I feel like in some ways, everyone thinks that using a sticker chart is obviously straightforward and requires no explanation.  However, I can't tell you how many times I have had a parent tell me that "tokens" don't work for their child, which really tells me that the parent wasn’t doing it quite right. 

Like most things in the behavior world, if they are done correctly, they are massively successful.  So in this time where parents are quarantined at home with their children's daily academics now solely their responsibility, I thought some quick tips on using sticker chart might be helpful.  

  1.  Set a reasonable expectation for earning the backup reinforcer (or reward).  My daughter just turned 2, and as we are stuck at home all day long with a 7-week-old, it was getting much too easy for me to turn on Peppa Pig for a quick reprieve.  So, the new rule (really more for me than for her) was that she had to read 5 books during the day if she wanted to watch a show.   Her books are short, and since it's really the adult reading it to her, we knew that 5 could easily be achieved on a daily basis.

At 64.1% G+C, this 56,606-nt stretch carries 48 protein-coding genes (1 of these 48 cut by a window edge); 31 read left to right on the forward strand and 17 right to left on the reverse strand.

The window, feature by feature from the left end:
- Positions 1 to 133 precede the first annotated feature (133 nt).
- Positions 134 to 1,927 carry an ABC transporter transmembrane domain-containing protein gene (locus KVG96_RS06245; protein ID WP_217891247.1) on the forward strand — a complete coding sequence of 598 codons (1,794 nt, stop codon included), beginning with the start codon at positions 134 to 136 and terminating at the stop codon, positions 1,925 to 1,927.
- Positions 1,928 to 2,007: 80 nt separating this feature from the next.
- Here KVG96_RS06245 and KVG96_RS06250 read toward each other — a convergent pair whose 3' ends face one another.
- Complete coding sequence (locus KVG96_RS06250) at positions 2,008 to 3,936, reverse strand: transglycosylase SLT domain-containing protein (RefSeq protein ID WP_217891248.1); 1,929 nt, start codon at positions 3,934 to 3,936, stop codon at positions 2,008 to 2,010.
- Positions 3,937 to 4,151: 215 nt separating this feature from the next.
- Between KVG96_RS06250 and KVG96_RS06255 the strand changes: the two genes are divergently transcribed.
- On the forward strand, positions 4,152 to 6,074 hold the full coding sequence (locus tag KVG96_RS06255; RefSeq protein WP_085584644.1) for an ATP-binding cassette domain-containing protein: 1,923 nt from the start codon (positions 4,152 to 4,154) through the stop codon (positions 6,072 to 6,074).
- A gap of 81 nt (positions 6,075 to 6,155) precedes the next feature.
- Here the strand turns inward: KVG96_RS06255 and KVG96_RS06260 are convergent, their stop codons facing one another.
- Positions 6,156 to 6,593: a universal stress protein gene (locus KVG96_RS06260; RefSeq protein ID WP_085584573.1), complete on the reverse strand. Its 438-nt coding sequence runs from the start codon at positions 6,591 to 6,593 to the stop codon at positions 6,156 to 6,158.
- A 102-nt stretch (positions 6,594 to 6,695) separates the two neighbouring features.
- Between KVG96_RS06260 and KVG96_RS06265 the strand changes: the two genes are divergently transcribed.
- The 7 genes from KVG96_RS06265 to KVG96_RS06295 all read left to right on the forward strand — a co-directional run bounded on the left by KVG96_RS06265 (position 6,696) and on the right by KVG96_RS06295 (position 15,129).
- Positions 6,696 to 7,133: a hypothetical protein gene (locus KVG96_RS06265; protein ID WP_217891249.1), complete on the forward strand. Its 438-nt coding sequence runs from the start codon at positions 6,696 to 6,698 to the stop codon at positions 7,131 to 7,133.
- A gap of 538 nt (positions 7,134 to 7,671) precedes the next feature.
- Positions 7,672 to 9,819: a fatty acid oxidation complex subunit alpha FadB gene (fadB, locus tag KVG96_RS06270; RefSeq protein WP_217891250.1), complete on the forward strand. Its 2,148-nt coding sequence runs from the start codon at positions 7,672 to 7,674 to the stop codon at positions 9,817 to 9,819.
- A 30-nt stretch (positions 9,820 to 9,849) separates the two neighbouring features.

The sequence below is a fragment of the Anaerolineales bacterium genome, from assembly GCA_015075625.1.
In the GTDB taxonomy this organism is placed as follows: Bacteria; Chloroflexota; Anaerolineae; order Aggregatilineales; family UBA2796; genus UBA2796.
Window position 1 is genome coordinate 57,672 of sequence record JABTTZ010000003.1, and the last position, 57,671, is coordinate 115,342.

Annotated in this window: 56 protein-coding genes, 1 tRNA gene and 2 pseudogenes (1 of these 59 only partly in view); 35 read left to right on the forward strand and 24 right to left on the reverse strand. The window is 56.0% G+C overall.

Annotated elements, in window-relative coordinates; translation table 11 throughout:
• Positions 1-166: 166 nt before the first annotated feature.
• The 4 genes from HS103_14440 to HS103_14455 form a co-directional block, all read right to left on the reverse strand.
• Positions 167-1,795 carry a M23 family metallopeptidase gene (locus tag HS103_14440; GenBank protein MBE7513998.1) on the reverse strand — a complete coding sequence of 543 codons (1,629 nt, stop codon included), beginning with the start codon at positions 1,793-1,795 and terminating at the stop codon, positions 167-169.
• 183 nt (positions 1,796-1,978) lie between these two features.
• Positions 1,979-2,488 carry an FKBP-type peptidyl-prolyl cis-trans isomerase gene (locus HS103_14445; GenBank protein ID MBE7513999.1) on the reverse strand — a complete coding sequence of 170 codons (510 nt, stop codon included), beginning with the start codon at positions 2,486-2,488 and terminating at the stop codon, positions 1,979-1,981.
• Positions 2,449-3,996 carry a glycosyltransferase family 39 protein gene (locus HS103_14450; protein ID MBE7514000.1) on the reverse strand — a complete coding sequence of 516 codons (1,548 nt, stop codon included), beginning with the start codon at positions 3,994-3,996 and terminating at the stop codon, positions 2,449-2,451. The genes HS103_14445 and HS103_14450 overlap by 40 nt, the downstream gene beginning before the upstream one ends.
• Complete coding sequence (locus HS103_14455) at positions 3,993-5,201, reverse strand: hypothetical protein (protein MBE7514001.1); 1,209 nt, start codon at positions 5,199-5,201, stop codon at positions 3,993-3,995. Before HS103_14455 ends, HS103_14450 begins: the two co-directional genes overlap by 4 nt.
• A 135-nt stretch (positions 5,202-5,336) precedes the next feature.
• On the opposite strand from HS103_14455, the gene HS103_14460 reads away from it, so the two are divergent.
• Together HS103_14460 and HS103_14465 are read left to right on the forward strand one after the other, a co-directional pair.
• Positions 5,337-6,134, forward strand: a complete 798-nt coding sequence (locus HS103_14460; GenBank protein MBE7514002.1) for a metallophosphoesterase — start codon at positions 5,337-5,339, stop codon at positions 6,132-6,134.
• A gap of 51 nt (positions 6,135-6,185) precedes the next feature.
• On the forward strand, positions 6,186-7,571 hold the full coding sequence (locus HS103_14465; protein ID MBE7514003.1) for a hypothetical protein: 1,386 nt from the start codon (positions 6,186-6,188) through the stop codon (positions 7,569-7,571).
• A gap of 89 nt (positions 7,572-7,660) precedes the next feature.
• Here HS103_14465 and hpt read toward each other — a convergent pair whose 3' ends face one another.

2. Discuss the new expectations before ever starting.  Involve your child in the process to get them excited.  I took a plain white piece of paper and created the chart for the week.  Then I let my daughter do some coloring on it.  We talked about the new rule ("We need to read 5 books before you can watch a show,") and let her pick stickers that she wanted to use.  Logically, each day has five spaces for the stickers that she earns.  
  3. Stickers (or tokens) must be given immediately following the desired behavior.  If you are trying to support your child completing math problems on a worksheet, then you need to deliver the sticker right when the worksheet is completed.  It is not enough to tell your child, "great job, that earns you another sticker," but then don't actually give the sticker for 15 minutes.   This immediacy helps to solidify the relationship between the desired behavior (reading books) and earning the reinforcer (stickers and eventually watching a show).